Corsair, The

Reading experience

?itemComments

Corsair, The

Reading experience
Identifer:
ukred-18780

Evidence

"I have had such a pleasant morning perusing Lara to day that I cannot risist [sic] the impulse of writing to you and telling you so. The last Canto of it is much the best thing you ever wrote - there are many pictures in it which the heart of man can scarcely brook. It is besides more satisfactorily and better wind up [sic] than any of your former tales and the images rather more perceptible. You are constantly improving in this Your figures from the very first were strong without parallel but in every new touch of your pencil they are better and better relieved. In the first Canto there is haply too much painting of the same and too close on that so much dwelt on in the Corsair; Yet still as it excels the rest in harmony of numbers I am disposed to give it the preference to any of them [Hogg then advises Byron not to attempt writing drama] I have been extremely puzzled to find out who Sir Ezzelin is sometimes I have judged him to be some sea captain at others Medora"s uncle or parent from whom the Corsair had stole her but I have at last pleased myself by concludoing thatg Lord Byron does not know himself - what a wretched poet Mr Rogers is You are truly very hardly set for great original poets in England at present when such as he must be extolled. I could not help smiling at his Jacqueline"."I have had such a pleasant morning perusing Lara to day that I cannot risist [sic] the impulse of writing to you and telling you so. The last Canto of it is much the best thing you ever wrote - there are many pictures in it which the heart of man can scarcely brook. It is besides more satisfactorily and better wind up [sic] than any of your former tales and the images rather more perceptible. You are constantly improving in this Your figures from the very first were strong without parallel but in every new touch of your pencil they are better and better relieved. In the first Canto there is haply too much painting of the same and too close on that so much dwelt on in the Corsair; Yet still as it excels the rest in harmony of numbers I am disposed to give it the preference to any of them. [Hogg then advises Byron not to attempt writing drama] I have been extremely puzzled to find out who Sir Ezzelin is sometimes I have judged him to be some sea captain at others Medora"s uncle or parent from whom the Corsair had stole her but I have at last pleased myself by concluding that Lord Byron does not know himself - what a wretched poet Mr Rogers is. You are truly very hardly set for great original poets in England at present when such as he must be extolled. I could not help smiling at his Jacqueline".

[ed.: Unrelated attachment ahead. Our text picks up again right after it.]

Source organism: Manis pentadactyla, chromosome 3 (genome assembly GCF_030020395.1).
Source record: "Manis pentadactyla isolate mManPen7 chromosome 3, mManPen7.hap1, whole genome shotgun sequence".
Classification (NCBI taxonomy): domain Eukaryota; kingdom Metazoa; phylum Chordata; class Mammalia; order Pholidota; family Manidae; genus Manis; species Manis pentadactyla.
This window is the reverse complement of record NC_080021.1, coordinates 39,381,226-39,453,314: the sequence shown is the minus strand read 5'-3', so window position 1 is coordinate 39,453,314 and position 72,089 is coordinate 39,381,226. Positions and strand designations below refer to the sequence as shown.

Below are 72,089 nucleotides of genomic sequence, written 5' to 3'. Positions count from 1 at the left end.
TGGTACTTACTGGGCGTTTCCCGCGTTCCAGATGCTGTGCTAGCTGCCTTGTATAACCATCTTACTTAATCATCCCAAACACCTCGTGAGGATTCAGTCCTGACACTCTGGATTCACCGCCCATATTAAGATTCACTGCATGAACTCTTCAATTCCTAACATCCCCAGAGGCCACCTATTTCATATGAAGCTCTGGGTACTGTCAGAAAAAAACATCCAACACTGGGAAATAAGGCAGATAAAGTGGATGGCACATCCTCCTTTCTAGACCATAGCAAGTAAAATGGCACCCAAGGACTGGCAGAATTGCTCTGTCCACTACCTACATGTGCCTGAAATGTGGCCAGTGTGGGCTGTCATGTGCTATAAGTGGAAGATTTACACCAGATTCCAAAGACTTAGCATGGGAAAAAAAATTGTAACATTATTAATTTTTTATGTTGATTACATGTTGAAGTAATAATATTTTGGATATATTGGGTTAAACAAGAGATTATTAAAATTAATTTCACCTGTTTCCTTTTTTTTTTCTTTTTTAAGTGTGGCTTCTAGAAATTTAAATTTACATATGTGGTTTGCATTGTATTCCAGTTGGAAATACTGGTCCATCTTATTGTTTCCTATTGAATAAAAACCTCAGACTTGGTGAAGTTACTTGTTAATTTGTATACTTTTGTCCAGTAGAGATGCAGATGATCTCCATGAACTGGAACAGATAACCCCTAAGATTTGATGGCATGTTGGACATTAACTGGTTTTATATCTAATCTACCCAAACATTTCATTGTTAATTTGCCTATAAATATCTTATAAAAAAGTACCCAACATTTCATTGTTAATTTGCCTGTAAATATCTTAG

Source

Collected Letters of James Hogg, The

Text being read

EuRED : text status
TST4
EuRED : text form
TFO02
EuRED : text provenance
TPR215

Reader(s) and listener(s)

Reader
Hogg, James
Aged 42-44 [Experience was between 1812 and 1814, born in 1770]

Details of the reading experience

Date of Reading Experience
January 1 1812 - August 14 1814
Time of Reading Experience
EuRED : experience type
EXT13
EuRED : experience frequency
EXF3
Place of reading experience
Scotland
EuRED : emotions
EuRED : intensity
EuRED : environment
EuRED : lighting
EuRED : testimony
EuRED : reliability
Notes
Letter to Lord Byron. Sir Ezzelin is a character in Lara.

How to cite this record

You can copy this item for personal use, share it, and post it on a blog or website. It cannot be used commercially without permission. Please ensure the following credit accompanies it:

Collected Letters of James Hogg, The
http://eured.univ-lemans.fr/dbworkshop/index.php/Detail/objects/74223
Accessed on 2019/11/12 16:52:36

Related place
Scotland
Related people
Hogg, James
Related text or manuscript
Collected Letters of James Hogg, The
Related place
Scotland
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[Hogg then advises Byron not to attempt writing drama]
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[Hogg then advises Byron not to attempt writing drama]
I have been extremely puzzled to find out who Sir Ezzelin is sometimes I have judged him to be some sea captain at others Medora"s uncle or parent from whom the Corsair had stole her but I have at last pleased myself by concluding that Lord Byron does not know himself - what a wretched poet Mr Rogers is. You are truly very hardly set for great original poets in England at present when such as he must be extolled. I could not help smiling at his Jacqueline".</ptr>
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?itemComments

Corsair, The

Reading experience
Identifer:
ukred-18780

Evidence